A team of scientists from the U.S. Department of Energys Brookhaven National Laboratory, Harvard University, and Bar-Ilan University in Israel have grown ultrathin films made of organic molecules on the surface of liquid mercury. The results, reported in the November 15, 2002, issue of Science, reveal a series of new molecular structures that could lead to novel applications in nanotechnology, which involves manipulating materials at the atomic scale.
This schematic drawing shows how the stearic molecules of the film rearrange as they are added onto the surface of the liquid mercury support
Growing molecular films on liquid surfaces is part of an ongoing activity by Brookhaven scientists to create nanomaterials, which are a few billionths of a meter in thickness. Ultrathin films are becoming increasingly important for fast-developing applications, such as faster and smaller electronic and magnetic devices, advanced biotechnological membranes, and controlled drug release in the human body. The Brookhaven team is a leader in the field of liquid surface-supported film growth, with expertise gained over the past 20 years.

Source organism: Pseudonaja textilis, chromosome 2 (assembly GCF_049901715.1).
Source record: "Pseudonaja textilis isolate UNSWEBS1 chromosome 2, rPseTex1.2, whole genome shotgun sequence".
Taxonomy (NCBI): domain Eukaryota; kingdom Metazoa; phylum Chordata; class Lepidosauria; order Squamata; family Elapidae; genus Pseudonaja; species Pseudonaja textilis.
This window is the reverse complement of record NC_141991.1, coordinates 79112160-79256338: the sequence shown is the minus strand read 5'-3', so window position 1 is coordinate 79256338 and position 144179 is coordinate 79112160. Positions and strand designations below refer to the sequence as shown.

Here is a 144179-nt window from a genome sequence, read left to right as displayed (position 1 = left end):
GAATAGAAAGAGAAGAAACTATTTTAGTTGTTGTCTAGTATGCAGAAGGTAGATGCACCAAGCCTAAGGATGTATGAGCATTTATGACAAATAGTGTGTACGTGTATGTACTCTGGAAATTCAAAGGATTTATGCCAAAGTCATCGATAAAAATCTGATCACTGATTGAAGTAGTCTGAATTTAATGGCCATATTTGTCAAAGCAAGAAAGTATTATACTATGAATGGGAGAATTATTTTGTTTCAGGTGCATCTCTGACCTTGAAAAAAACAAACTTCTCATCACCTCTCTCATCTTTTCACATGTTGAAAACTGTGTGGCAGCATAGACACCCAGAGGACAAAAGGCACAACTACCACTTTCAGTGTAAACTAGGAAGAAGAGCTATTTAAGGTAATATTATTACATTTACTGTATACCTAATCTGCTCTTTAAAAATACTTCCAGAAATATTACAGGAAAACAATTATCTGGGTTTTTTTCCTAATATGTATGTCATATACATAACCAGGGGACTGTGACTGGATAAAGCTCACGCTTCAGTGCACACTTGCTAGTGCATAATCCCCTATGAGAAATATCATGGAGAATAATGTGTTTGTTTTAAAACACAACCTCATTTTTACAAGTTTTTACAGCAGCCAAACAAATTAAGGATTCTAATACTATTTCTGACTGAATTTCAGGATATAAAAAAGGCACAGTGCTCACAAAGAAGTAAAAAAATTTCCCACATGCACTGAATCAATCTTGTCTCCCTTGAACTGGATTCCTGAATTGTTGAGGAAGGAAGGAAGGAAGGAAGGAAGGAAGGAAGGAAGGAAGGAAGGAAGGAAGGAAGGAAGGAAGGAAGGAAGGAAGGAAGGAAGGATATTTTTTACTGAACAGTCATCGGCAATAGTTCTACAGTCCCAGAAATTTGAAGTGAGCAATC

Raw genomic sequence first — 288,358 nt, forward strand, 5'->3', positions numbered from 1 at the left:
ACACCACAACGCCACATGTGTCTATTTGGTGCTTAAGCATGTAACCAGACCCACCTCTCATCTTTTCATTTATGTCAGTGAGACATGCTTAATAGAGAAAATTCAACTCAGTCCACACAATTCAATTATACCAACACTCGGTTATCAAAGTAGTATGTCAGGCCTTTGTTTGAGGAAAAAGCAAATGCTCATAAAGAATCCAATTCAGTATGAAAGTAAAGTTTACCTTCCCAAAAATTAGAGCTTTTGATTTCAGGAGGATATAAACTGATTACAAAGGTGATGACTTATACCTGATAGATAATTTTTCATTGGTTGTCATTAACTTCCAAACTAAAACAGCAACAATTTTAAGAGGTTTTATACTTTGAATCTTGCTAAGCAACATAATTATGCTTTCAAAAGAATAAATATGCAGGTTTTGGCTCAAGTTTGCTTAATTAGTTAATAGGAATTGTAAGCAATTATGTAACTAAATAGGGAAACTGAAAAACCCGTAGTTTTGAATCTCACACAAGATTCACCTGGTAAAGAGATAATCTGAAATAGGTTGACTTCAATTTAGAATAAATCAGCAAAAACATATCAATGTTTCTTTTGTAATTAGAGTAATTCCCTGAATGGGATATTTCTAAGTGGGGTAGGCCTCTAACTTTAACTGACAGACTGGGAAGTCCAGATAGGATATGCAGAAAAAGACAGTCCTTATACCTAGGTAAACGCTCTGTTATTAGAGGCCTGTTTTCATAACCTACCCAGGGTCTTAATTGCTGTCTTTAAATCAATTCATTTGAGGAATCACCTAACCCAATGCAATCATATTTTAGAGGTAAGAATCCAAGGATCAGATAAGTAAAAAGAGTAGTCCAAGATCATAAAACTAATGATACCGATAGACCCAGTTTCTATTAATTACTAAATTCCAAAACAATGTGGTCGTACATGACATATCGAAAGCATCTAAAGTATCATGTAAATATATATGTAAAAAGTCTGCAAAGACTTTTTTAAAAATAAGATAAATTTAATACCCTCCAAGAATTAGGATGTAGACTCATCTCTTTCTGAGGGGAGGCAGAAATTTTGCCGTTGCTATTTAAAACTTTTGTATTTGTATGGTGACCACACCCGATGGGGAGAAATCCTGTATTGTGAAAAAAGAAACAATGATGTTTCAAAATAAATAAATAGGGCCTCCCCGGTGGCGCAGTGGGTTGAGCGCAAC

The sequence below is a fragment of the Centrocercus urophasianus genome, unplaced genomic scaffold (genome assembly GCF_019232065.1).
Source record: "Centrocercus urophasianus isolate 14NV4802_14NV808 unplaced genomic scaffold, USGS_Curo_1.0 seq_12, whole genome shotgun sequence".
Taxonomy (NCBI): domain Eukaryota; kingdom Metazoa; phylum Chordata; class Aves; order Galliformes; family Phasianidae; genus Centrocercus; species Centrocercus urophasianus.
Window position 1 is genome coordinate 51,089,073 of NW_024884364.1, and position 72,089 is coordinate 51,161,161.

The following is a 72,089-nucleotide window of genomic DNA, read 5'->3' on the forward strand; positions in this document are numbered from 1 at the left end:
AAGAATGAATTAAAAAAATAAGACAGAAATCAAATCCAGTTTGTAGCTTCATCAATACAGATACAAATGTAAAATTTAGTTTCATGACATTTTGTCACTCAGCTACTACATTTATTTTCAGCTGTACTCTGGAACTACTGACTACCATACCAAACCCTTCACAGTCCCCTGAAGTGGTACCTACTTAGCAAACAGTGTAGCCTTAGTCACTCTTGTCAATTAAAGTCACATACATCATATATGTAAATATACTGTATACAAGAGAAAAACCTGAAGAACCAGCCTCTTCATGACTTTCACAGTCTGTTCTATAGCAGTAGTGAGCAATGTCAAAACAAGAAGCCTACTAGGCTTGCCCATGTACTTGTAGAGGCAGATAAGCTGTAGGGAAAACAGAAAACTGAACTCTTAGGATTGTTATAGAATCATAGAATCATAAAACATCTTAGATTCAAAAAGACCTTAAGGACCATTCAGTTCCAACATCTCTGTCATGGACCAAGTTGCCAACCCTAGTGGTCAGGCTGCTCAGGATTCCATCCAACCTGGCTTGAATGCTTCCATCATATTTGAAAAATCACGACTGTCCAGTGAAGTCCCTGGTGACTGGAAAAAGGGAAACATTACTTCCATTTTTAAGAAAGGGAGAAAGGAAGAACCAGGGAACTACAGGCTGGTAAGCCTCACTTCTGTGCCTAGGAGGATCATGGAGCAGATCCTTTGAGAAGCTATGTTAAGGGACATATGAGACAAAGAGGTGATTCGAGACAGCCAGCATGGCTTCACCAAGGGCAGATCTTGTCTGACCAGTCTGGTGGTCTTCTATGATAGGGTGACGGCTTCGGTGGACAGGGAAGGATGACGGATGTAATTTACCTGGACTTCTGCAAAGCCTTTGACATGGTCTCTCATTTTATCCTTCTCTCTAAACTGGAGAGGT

"When you grow a film on a solid surface, the molecules of the film tend to interlock with those of the underlying support," says Benjamin Ocko, the Brookhaven physicist who participated in the study. "But an underlying liquid surface is not ordered and provides an ideal setting for studying ultrathin states of matter without the complications of the solid support."
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